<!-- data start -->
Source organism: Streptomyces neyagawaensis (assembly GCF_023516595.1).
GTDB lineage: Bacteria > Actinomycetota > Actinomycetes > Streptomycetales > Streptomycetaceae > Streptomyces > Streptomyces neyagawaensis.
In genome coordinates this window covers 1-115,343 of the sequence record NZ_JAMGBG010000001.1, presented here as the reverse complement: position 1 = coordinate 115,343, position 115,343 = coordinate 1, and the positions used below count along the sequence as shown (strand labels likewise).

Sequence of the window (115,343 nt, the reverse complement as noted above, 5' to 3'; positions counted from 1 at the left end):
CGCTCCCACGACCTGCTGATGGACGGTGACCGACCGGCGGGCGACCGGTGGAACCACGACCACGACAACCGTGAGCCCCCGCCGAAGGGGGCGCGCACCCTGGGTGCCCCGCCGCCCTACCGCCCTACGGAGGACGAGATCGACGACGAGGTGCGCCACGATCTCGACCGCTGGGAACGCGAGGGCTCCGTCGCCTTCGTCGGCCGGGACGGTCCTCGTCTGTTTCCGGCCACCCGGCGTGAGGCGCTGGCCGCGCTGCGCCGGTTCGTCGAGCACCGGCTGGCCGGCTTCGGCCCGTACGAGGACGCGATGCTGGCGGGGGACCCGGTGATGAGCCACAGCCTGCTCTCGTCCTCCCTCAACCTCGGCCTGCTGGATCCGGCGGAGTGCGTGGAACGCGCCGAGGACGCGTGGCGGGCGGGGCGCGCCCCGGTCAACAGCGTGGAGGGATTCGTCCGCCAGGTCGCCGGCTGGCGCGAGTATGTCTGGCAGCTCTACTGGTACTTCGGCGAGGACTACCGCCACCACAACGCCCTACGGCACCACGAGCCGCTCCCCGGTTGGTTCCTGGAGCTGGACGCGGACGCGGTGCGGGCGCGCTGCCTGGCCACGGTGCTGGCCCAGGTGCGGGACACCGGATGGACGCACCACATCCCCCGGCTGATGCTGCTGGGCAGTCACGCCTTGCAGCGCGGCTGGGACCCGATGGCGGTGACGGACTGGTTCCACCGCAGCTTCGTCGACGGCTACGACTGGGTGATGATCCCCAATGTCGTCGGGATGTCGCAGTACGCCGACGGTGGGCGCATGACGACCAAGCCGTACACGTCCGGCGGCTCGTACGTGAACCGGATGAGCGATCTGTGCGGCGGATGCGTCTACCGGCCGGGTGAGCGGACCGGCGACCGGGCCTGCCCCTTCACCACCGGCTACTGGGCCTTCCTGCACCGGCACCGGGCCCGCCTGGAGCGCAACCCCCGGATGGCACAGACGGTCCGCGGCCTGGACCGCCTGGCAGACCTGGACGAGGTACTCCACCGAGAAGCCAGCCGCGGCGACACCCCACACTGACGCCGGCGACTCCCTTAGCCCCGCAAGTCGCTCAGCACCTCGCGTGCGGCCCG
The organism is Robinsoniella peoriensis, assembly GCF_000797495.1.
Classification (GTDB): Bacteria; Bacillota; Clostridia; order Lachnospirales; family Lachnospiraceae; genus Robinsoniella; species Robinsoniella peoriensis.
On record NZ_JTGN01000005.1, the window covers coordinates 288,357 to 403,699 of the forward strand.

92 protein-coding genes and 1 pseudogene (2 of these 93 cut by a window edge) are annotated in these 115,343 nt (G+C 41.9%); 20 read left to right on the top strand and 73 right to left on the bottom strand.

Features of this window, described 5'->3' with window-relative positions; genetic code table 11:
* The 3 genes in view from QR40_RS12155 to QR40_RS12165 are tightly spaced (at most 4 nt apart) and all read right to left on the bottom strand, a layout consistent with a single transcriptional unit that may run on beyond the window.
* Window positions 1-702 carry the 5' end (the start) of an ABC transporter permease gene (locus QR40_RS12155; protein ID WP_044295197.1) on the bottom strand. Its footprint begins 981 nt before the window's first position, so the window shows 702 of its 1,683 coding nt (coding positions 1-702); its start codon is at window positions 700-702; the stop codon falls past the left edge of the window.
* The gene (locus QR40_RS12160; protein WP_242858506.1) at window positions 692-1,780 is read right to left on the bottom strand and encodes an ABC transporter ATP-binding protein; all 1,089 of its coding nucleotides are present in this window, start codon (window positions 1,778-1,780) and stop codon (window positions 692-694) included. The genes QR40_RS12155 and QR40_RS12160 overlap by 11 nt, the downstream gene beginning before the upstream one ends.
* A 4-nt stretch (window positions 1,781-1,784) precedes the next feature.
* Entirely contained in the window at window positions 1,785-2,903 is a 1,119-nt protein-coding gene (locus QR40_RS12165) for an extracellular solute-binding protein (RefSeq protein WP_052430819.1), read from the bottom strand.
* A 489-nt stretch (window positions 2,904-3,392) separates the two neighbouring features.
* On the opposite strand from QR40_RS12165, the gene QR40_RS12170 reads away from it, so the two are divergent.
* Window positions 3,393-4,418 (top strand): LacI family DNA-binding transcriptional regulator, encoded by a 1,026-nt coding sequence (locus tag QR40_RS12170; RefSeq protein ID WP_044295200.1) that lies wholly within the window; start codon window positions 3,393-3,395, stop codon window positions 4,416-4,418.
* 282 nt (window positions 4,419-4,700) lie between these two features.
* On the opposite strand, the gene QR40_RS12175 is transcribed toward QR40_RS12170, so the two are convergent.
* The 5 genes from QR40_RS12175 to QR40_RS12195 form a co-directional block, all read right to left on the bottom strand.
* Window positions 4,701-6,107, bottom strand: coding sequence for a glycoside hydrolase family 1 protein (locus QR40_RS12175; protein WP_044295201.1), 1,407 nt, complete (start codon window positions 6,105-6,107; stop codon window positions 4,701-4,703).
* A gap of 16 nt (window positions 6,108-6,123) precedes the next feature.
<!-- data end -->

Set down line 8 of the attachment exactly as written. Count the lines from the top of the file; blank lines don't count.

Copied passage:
On record NZ_JTGN01000005.1, the window covers coordinates 288,357 to 403,699 of the forward strand.